As the rain poured down on the Edinburgh International Book Festival tents in Charlotte Square, Matthew De Abaitua talked about the joys of camping. Spending time in a tent in a wild place can take you back to nature, he argued, and help you rediscover a self that is more in tune with the natural world, more able to cope with mild adversity and become more self sufficient. His argument might have been more convincing if the weather had been better, but he was certainly very interesting as he outlined some of the history of camping as a leisure pursuit and tool for developing character. He also shared some of his personal experiences of camping, from watching an early sunrise to the problems of camping on a roof in the middle of London.
Then the focus moved to Tom Hodgkinson, who talked about his move from city living to living in a huge abandoned farmhouse and taking up smallholding with his family. He also very eruditely talked about the history of 'back to the land' literature (mentioning Thoreau among others) and of farming didactics in poetry (mentioning Virgil among others as writers of verse that was intended to offer instruction in agriculture as well as entertain). He talked about how we can reclaim the best things from our ancestors, arguing as did de Abaitua that we have lost our once close relationship to the land.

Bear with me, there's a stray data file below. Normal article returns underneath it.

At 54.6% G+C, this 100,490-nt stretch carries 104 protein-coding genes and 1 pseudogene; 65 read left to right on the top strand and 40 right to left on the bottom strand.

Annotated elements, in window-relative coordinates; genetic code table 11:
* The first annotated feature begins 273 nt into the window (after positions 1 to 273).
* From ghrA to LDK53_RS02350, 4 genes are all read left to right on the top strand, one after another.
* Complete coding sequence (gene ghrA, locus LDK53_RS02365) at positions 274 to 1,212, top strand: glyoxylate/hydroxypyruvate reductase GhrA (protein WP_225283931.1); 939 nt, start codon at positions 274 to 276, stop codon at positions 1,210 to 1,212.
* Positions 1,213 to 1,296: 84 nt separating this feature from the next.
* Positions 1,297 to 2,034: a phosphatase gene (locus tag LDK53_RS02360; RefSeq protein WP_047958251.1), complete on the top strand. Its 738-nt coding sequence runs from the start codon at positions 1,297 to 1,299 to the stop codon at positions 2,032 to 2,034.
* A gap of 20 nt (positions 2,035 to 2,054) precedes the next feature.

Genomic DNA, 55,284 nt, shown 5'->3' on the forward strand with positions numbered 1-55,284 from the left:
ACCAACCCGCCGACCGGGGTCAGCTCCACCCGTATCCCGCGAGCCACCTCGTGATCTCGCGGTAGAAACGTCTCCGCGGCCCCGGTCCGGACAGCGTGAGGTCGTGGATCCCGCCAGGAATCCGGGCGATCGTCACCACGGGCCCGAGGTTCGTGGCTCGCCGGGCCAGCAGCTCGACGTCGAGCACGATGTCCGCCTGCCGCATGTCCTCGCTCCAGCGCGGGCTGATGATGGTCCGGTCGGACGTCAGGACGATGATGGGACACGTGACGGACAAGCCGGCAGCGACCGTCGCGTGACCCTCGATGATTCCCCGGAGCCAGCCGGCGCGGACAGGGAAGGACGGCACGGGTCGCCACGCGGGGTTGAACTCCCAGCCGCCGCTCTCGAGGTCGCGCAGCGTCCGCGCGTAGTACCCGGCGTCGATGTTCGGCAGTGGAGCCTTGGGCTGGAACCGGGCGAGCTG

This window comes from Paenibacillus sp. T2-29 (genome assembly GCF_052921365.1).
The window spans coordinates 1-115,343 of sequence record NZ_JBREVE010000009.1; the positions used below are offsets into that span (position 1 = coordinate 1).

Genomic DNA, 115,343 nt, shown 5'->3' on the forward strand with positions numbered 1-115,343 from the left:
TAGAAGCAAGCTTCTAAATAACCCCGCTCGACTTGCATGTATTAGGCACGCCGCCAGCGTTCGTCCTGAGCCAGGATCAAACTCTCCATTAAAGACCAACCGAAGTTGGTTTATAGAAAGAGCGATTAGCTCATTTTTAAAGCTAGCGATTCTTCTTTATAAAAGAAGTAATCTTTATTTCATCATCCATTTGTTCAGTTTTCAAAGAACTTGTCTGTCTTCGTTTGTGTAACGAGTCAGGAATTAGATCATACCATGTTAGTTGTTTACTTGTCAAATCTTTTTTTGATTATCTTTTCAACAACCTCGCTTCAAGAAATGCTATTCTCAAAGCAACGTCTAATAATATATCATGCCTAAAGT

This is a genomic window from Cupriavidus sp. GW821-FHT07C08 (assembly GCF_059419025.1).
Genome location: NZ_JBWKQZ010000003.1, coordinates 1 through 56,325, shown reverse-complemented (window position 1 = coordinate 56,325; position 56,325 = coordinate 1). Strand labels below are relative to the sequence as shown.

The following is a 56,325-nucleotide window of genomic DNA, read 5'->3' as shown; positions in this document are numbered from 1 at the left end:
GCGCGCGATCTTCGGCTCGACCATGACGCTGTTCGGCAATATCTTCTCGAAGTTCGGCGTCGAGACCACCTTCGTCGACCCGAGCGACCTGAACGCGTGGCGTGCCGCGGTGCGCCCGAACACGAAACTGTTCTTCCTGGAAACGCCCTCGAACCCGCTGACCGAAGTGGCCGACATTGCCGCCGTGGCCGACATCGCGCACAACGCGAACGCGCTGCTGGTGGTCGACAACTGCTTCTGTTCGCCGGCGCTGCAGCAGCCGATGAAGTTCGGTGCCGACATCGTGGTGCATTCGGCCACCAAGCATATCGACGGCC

There was then a lively audience discussion about how can we find more space for nature and slowness in our lives without necessarily moving to the countryside or spending all summer in a tent in a muddy field in the Scottish Highlands. Ideas included:
* spend time in public parks
* watch the clouds
* carry a notebook at all times to jot down thoughts or make sketches
Disclaimer: I had a free press ticket for this event.
Later in the day, I went along to hear Sian Bevan reading a short story as part of Story Shop, an Edinburgh City of Literature project celebrating emerging writers in Edinburgh.